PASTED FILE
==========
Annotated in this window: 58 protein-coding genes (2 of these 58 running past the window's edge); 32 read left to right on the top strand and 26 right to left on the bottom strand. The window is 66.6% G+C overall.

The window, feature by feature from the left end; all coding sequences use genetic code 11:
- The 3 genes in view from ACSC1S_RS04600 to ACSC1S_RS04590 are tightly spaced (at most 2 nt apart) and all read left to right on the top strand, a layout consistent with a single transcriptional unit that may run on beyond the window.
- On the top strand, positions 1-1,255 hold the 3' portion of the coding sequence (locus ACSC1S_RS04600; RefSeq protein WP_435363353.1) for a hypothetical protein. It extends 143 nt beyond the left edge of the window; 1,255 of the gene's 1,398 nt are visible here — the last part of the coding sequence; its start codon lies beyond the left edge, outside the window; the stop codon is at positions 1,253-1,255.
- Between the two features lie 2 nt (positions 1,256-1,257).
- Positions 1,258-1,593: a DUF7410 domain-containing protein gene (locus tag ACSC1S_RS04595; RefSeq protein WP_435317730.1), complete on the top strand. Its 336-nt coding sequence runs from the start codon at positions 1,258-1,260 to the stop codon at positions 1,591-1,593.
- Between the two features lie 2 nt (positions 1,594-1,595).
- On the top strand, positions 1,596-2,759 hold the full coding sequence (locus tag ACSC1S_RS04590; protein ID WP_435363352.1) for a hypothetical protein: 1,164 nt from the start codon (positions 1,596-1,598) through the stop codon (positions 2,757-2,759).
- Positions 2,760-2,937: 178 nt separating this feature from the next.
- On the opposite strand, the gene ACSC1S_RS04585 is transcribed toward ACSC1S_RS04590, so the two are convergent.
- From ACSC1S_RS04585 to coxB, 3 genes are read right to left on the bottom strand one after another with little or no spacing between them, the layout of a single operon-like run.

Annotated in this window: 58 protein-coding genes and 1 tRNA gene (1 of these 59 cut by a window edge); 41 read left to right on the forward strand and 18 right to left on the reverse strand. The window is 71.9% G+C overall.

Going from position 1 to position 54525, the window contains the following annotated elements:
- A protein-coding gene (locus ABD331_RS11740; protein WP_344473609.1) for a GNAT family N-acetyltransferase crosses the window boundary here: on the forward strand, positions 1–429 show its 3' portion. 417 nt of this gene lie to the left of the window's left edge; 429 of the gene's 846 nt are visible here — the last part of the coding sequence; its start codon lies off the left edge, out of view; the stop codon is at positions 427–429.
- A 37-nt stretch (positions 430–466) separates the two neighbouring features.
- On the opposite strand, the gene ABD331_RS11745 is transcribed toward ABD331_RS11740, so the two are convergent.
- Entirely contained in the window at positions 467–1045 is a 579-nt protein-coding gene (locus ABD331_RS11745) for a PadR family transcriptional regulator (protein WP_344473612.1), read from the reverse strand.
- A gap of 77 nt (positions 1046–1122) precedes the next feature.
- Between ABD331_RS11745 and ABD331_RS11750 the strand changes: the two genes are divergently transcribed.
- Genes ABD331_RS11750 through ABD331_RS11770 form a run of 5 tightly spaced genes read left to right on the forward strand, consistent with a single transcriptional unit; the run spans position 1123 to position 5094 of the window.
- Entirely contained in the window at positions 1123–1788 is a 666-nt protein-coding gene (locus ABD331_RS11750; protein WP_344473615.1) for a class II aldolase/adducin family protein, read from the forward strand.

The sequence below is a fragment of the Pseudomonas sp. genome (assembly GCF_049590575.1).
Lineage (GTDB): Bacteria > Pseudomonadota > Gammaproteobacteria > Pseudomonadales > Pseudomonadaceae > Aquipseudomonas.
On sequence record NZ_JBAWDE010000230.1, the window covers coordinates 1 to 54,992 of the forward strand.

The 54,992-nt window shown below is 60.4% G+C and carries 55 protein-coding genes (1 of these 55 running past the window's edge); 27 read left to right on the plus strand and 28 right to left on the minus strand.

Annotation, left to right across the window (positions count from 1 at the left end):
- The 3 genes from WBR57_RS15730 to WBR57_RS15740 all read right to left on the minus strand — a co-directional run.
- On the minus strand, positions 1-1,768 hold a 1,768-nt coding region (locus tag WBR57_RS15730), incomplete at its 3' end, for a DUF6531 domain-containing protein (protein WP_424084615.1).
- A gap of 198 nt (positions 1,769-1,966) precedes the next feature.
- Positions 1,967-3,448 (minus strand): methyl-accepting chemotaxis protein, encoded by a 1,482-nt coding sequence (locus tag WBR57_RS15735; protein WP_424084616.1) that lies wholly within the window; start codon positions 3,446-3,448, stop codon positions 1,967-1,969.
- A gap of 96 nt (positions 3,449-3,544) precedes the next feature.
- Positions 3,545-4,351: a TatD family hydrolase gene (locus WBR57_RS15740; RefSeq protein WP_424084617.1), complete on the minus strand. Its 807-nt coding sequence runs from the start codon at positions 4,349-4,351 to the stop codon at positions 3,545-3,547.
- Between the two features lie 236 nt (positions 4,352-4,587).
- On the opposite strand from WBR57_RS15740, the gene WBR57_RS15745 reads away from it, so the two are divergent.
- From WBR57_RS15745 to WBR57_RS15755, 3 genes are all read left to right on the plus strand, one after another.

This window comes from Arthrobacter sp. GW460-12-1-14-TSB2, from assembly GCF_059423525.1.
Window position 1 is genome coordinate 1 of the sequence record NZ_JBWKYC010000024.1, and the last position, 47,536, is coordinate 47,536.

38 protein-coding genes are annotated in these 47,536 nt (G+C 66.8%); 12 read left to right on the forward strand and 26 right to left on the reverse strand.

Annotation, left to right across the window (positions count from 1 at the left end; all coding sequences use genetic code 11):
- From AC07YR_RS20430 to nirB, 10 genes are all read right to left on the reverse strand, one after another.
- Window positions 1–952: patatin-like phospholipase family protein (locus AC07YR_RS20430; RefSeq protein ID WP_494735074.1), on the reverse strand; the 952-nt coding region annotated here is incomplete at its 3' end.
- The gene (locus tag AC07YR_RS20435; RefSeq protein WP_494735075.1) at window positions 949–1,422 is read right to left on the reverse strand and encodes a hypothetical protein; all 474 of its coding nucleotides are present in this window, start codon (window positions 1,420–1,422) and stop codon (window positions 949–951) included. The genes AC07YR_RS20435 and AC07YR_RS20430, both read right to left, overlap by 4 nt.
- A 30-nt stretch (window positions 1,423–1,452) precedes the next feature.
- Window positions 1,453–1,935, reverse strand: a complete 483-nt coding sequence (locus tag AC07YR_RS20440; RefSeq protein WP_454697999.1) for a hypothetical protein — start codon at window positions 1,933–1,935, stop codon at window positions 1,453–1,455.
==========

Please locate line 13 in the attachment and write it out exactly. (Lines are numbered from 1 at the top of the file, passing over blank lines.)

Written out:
Going from position 1 to position 54525, the window contains the following annotated elements: